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Hypnosis - Debunking the Myths One of the most misunderstood and underutilised healing tools

By John Dutton Lead Researcher - SAMHA /GMTI South Africa.

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have been privileged to spend 20 years of my life, researching Hypnosis as a healing tool and working face to face with over 11 000 people. It has become easy to identify that this simple, basic but effective, healing tool is not understood by most. The misconceptions of it being a means of controlling others, a process sent from the devil, or a method of getting a person to dance on a table or bark like a dog, lends itself to the opportunity to uncover some of the myths. The rst recorded use of Hypnosis as a healing tool was over 2 000 years ago at the Sleep Temple at Thebes in Egypt, where priests were depicted inducing trance in a patient. Much later names like Richard Mead, Franz Mesmer, Eriksson, to name but a few, came to light. In 1958 it became accepted as a valid medical therapy in Great Britain and the USA. So it has been around a long time, although, since scientically proven, in recent years much more attention has been shown to it. Hypnotherapy has yet to reach its full status due to legislations, cultural beliefs and a simple lack of knowledge. So what is hypnosis? In lay terms it is a tool that enables you, through relaxed focus, to present suggestions to the subconscious mind to override a negative behaviour. If your computer is not performing to your liking you reprogramme it; our subconscious mind is our computer program, so to speak. All our learned ways, emotions, etc., are on this program, so a tool to change the negative to a positive is known as Hypnosis. Rather like lifting the lid of a pot, to put new information into the subconscious, we have to move the lid, preferably with the conscious mind out the way.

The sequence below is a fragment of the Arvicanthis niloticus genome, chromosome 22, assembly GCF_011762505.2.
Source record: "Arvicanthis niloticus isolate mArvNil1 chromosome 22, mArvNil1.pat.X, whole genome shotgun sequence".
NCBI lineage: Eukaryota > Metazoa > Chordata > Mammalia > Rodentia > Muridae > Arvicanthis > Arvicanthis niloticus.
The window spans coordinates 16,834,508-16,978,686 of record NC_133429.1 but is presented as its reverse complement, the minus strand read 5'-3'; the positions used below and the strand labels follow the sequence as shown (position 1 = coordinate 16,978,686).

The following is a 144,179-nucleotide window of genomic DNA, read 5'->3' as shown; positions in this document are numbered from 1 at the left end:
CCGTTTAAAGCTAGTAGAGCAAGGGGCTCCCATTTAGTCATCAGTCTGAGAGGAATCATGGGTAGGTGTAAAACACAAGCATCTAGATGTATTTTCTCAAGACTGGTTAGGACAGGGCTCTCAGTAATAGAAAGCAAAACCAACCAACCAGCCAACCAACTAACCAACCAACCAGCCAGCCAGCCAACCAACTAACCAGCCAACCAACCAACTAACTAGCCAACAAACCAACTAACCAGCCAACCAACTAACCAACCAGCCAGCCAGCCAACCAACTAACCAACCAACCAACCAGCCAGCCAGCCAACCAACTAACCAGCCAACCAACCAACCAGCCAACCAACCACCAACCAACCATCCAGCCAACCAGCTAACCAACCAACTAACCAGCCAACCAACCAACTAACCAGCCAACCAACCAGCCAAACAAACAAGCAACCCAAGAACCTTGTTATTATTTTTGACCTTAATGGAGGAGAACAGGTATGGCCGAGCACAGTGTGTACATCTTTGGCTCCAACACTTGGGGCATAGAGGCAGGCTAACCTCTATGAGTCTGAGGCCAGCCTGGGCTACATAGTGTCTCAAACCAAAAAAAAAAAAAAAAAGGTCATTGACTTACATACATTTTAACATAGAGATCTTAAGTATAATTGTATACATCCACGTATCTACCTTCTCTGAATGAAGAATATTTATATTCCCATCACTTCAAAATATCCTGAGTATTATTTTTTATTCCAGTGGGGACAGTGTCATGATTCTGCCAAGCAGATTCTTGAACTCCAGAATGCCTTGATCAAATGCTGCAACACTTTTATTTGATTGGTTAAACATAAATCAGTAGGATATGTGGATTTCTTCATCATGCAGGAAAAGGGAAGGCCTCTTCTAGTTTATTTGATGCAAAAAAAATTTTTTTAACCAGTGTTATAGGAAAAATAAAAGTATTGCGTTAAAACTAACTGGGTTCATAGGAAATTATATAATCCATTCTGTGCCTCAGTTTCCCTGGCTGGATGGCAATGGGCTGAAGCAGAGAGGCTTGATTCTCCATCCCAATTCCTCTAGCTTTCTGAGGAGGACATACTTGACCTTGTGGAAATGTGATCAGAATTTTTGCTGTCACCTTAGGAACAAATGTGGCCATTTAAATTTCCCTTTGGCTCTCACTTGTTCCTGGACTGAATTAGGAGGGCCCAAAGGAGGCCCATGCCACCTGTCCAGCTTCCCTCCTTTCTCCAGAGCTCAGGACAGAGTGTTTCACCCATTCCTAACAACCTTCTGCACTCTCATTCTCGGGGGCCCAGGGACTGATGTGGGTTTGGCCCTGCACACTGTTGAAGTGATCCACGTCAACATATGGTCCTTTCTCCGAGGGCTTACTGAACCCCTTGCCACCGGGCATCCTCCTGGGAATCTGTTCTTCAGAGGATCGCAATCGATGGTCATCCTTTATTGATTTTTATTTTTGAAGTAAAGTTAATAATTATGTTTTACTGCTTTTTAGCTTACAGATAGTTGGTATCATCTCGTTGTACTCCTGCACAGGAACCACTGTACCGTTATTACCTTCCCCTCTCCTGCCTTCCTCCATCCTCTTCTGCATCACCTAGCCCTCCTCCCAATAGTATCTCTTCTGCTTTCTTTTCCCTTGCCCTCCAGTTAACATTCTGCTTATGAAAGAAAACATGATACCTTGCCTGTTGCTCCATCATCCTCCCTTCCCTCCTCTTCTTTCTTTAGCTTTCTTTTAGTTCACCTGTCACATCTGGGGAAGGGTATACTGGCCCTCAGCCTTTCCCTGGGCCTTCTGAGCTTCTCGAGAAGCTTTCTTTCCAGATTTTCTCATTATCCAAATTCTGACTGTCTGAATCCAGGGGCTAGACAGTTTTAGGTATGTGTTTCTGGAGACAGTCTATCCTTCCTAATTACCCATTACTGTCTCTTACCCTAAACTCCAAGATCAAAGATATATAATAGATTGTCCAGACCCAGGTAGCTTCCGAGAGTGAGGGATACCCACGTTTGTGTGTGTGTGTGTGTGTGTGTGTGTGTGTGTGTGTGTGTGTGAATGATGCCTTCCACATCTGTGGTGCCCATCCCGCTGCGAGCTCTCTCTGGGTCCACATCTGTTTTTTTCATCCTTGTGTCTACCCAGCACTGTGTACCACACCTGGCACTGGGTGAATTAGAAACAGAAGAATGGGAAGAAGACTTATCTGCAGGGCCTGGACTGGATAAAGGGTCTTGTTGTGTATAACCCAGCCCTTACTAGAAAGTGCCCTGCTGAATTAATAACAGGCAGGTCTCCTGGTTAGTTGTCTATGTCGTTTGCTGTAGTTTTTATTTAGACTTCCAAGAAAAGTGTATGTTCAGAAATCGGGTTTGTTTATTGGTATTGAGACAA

Nearly all Hypnosis takes place when we cycle the brain down into the alpha state – approximately seven to 14 cycles per second – and sometimes the theta state, four to seven cycles per second. To put this into perspective, at our alert state we seem to operate at approximately 20 cycles per second - that is known as the beta state. This is where the conscious mind is very active. Remember we need to get to the subconscious. To understand this, a common example is that we attend a good motivational speaker's talk and feel wonderfully ready to take on the world but, a few days later, we are back into the old negative state. Or we go on diet and lose weight but, as soon as we stop the diet, we go back to our old eating ways and put on weight. In both examples the conscious mind has listened. To create a long-lasting effect we need to consult the subconscious not the conscious. Remember the subconscious is the computer program; that's why Hypnotherapy is such an effective tool. We can all use this amazing tool. If you can daydream you can use Hypnosis. In fact a common example is that we travel back and forth on our route to work daily; if you are asked to tell what colour cars you passed on the way or how many trafc lights you stopped at, the common remark would be: “I don't know.” The conscious programmed behaviour was driving the car and the subconscious programmed behaviour was thinking about what you were going to say in the meeting at the ofce. In fact, the only people who can't use Hypnosis are those sadly with brain retardation or who are deaf. (continued overleaf...)

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